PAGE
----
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NPR

Competition Gets Fiercer In Salem's Scare Industry

Salem, Mass., is a major tourist attraction thanks to its infamous 17th-century witch trials. Tourists really pour in around Halloween for a good scream, and this year, a high-tech haunted house is bringing a new edge to a local tradition.
NPR

Cain's 9-9-9 Plan A Hard Sell In Anti-Tax N.H.

Herman Cain's tax plan has helped boost him to the top of the Republican presidential field. But talking taxes in New Hampshire — the first state on the primary calendar and one with no sales or income tax — has long been considered taboo.
NPR

Official: No 'Silver Bullet' To Solve Housing Crisis

Raphael Bostic, the architect of President Obama's refinancing plan, says the plan has the potential to help millions of homeowners take advantage of historically low mortgage rates. But that alone won't heal the ailing housing market.
NPR

The Week In News: The Rich Got Richer

The Congressional Budget Office released a study this week that revealed a huge shift in the nation's wealth distribution. The top 1 percent of the country's earners more than doubled their take of the nation's wealth in just 30 years. James Fallows, national correspondent with The Atlantic, joins weekends on All Things Considered host Guy Raz to discuss that story and others from the past week.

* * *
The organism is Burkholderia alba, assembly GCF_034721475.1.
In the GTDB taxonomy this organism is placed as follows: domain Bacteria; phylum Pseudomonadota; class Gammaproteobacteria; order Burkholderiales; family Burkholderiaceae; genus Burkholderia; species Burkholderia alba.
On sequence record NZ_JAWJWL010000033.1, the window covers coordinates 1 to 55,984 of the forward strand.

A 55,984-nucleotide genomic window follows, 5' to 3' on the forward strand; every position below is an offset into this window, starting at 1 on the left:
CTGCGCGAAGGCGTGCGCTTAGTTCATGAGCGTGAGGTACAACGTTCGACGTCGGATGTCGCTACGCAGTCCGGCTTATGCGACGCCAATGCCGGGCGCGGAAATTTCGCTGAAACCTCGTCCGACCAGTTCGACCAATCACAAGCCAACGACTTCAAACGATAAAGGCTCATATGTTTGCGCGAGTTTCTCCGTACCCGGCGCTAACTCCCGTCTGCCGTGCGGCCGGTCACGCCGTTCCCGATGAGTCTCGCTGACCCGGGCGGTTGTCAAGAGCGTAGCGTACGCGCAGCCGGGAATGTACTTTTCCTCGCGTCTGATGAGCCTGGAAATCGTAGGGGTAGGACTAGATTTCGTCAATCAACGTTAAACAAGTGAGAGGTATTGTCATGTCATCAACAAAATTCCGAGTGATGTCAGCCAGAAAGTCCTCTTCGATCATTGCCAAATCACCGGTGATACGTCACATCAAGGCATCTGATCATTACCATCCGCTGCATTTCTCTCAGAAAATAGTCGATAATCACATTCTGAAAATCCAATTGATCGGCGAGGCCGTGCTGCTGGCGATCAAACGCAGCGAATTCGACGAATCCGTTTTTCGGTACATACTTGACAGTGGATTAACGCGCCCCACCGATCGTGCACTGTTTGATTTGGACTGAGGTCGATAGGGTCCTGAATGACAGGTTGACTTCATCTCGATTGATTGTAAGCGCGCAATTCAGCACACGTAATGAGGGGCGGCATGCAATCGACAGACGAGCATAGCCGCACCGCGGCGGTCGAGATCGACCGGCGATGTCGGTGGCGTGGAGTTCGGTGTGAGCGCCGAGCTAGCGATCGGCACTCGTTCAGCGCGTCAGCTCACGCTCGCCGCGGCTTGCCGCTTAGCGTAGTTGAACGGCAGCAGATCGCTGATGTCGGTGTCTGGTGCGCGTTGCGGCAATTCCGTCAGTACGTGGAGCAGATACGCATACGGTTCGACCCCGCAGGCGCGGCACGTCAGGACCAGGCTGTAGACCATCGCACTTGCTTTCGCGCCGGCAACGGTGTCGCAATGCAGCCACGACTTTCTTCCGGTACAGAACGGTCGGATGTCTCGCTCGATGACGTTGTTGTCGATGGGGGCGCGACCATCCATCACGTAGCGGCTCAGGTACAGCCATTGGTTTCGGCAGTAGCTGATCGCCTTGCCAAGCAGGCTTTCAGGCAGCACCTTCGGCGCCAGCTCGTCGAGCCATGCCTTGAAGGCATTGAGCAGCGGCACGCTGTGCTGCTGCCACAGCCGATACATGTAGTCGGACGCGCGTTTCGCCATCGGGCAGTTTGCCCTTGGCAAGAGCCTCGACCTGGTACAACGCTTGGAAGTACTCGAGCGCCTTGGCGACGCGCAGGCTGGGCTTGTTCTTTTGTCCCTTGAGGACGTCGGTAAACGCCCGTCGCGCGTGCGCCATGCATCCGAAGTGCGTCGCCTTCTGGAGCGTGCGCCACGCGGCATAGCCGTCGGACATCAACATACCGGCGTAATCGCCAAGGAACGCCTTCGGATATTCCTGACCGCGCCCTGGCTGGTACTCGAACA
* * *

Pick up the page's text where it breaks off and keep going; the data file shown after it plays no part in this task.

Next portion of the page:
NPR

Why The Haves Have So Much

Why has the gap between wealthy and poor Americans gotten wider? Federal tax policy is part of the story. Those at the top of the income ladder have been the biggest beneficiaries of tax cuts over the last three decades, but the biggest change has come in the shape of the economy itself.
NPR

The Multibillion-Dollar Scare Business

Halloween has become big business, earning at least $7 billion annually for those who make their living trying to scare us. Haunted houses, of course, are one of the biggest players, and NPR's Allison Keyes reports on the challenges of competing for our souls.
NPR

After Scandal, Solar Industry Looks On Bright Side

At an international solar convention, companies were optimistic about their future and new products. There are certainly causes for concern in the industry — like a looming controversy over China's subsidization practices — but industry executives point to fast growth and new ideas in the market.

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